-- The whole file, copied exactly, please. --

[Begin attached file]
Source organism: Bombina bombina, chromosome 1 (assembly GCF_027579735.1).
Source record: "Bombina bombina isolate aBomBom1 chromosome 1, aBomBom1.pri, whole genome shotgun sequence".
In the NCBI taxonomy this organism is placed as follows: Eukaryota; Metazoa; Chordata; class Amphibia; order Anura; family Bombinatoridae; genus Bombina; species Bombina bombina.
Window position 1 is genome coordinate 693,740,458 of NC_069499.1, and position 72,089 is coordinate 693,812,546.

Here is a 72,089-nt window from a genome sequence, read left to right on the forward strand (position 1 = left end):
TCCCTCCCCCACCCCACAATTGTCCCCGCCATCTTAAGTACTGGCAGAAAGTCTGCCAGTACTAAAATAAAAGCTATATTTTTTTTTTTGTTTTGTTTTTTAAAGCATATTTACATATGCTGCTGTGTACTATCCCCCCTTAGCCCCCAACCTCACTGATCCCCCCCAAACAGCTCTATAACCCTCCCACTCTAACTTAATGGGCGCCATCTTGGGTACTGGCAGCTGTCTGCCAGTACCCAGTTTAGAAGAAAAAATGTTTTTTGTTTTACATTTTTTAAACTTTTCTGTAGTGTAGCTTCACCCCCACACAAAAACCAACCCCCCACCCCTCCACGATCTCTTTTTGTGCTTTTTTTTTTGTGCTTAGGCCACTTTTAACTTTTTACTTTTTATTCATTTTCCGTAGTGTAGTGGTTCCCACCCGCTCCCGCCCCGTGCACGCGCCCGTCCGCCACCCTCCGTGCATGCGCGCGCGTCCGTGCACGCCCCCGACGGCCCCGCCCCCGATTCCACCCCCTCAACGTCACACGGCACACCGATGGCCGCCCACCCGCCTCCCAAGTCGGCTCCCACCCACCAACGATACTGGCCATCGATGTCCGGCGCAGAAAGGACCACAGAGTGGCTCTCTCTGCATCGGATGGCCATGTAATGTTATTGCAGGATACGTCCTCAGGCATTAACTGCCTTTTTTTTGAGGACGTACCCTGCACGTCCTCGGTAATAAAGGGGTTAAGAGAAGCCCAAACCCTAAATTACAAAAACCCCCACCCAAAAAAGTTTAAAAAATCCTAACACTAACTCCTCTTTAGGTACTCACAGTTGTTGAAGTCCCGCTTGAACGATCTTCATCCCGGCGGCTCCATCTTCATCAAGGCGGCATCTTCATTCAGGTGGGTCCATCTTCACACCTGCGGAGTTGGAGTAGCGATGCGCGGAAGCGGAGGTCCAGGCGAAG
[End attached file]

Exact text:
Source organism: Bombina bombina, chromosome 1 (assembly GCF_027579735.1).
Source record: "Bombina bombina isolate aBomBom1 chromosome 1, aBomBom1.pri, whole genome shotgun sequence".
In the NCBI taxonomy this organism is placed as follows: Eukaryota; Metazoa; Chordata; class Amphibia; order Anura; family Bombinatoridae; genus Bombina; species Bombina bombina.
Window position 1 is genome coordinate 693,740,458 of NC_069499.1, and position 72,089 is coordinate 693,812,546.

Here is a 72,089-nt window from a genome sequence, read left to right on the forward strand (position 1 = left end):
TCCCTCCCCCACCCCACAATTGTCCCCGCCATCTTAAGTACTGGCAGAAAGTCTGCCAGTACTAAAATAAAAGCTATATTTTTTTTTTTGTTTTGTTTTTTAAAGCATATTTACATATGCTGCTGTGTACTATCCCCCCTTAGCCCCCAACCTCACTGATCCCCCCCAAACAGCTCTATAACCCTCCCACTCTAACTTAATGGGCGCCATCTTGGGTACTGGCAGCTGTCTGCCAGTACCCAGTTTAGAAGAAAAAATGTTTTTTGTTTTACATTTTTTAAACTTTTCTGTAGTGTAGCTTCACCCCCACACAAAAACCAACCCCCCACCCCTCCACGATCTCTTTTTGTGCTTTTTTTTTTGTGCTTAGGCCACTTTTAACTTTTTACTTTTTATTCATTTTCCGTAGTGTAGTGGTTCCCACCCGCTCCCGCCCCGTGCACGCGCCCGTCCGCCACCCTCCGTGCATGCGCGCGCGTCCGTGCACGCCCCCGACGGCCCCGCCCCCGATTCCACCCCCTCAACGTCACACGGCACACCGATGGCCGCCCACCCGCCTCCCAAGTCGGCTCCCACCCACCAACGATACTGGCCATCGATGTCCGGCGCAGAAAGGACCACAGAGTGGCTCTCTCTGCATCGGATGGCCATGTAATGTTATTGCAGGATACGTCCTCAGGCATTAACTGCCTTTTTTTTGAGGACGTACCCTGCACGTCCTCGGTAATAAAGGGGTTAAGAGAAGCCCAAACCCTAAATTACAAAAACCCCCACCCAAAAAAGTTTAAAAAATCCTAACACTAACTCCTCTTTAGGTACTCACAGTTGTTGAAGTCCCGCTTGAACGATCTTCATCCCGGCGGCTCCATCTTCATCAAGGCGGCATCTTCATTCAGGTGGGTCCATCTTCACACCTGCGGAGTTGGAGTAGCGATGCGCGGAAGCGGAGGTCCAGGCGAAG